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2 of 2 people found the following review helpful
on 5 March 2010
If you simply want to pass your law degree, don't buy this book. If you want to get a first (which I achieved in this module, thanks to Craig) then buy it.
The analysis and depth of knowledge in this book is fantastic; however it is difficult to read and inaccessible for students. I used it in combination with other, simpler, books and found this worked best for me. I would definitely recommend it for other students, although it may be better to get a grasp of each topic from lecture notes and other books before tackling Craig's immense chapters and complex language.
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1 of 2 people found the following review helpful
on 18 May 2010
For the very reason that it does go unread by most Law students (at my local 'uni' the pages are pristine), it is excellent. It needs to be read with a concerted effort even by a lawyer like me. I started the last (5th edition) because I wanted to uncover ever more attractive ways of winning my regulatory cases in Court (what do points make?). I also wanted to actually understand what a Legitimate Expectation actually was. I then read persistently, the 6th edition when it came out.The trick is to perserve as it's worth it and each chapter builds on the previous so that when you finish the book you really do understand Administrative Law and all the arguments that you can put up aginst the state and that they can bring up in their defence.

Think about it. What are the areas of law you are most likely to get money from? Those that all others find uncomfortable to venture into. As it says on the cover it is an intellectually difficult area to understand. Hence the picture? Where is it that many of the lawyers who understand the area end up - with six figure salaries - yes Crown Office Row (and if you don't know the history of Crown Office Row then you probably won't appreciate the text or indeed anything on Constitutional or Administrative Law).

You can easily move from this text to ever more apparently obscure areas of Administrative Law by looking at the footnotes and books cross referenced by Craig.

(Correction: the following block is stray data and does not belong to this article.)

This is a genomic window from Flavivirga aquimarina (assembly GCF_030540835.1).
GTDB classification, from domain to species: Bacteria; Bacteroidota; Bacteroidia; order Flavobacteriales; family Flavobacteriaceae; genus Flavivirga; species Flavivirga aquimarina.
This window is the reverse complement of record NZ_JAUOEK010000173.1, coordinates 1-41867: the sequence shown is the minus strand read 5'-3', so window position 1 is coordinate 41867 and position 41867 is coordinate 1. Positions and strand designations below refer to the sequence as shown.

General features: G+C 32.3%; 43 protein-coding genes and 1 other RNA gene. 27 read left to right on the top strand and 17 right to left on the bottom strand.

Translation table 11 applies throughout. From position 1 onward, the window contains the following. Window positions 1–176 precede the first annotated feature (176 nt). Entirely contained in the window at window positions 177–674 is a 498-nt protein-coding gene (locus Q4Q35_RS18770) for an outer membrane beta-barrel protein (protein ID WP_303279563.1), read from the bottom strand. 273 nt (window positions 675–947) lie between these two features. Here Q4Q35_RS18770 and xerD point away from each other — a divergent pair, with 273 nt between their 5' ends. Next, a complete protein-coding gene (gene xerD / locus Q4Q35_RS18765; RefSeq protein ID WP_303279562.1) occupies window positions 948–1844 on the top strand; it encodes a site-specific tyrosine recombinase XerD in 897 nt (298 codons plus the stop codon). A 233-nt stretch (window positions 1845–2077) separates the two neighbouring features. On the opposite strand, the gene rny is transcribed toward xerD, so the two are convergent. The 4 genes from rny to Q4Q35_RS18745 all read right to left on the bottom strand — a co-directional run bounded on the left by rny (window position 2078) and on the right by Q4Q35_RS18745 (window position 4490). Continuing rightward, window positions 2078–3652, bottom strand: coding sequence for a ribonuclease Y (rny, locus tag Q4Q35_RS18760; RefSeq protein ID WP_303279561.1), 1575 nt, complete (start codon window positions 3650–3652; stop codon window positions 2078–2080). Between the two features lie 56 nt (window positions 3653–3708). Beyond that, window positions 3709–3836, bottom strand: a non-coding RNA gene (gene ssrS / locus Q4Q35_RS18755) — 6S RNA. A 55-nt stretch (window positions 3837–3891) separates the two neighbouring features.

Also, try getting some of the cases out in the footnotes as explained. The explanation is brilliant by Craig. For example look at the question of retrospectivity of legislation and how he explains it or what a legitimate expectation actually is.

PPS Once you do start to become really interested in this area of law, do make sure you leave time to get out more.....
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0 of 2 people found the following review helpful
on 18 October 2001
Craig offers a very thorough analysis of administrative law. My recomendation is for you to buy it only if you envisage to go further into the study of public and administrative law. The information provided is at times a bit difficult to understand and follow through due to the sheer amount of it.
It's quite a large book and may give you a few backaches if you carry it around univeristy in your bag!
Nevertheless, it is a book worth buying (slightly on the expensive side though).
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0 of 3 people found the following review helpful
on 26 October 2000
A very useful guide to the ins and outs of administrative law, but at what price? I would still go for it because it is essentially a must for law students - but remember to budget well, you've still got a few more books to buy yet...probably!
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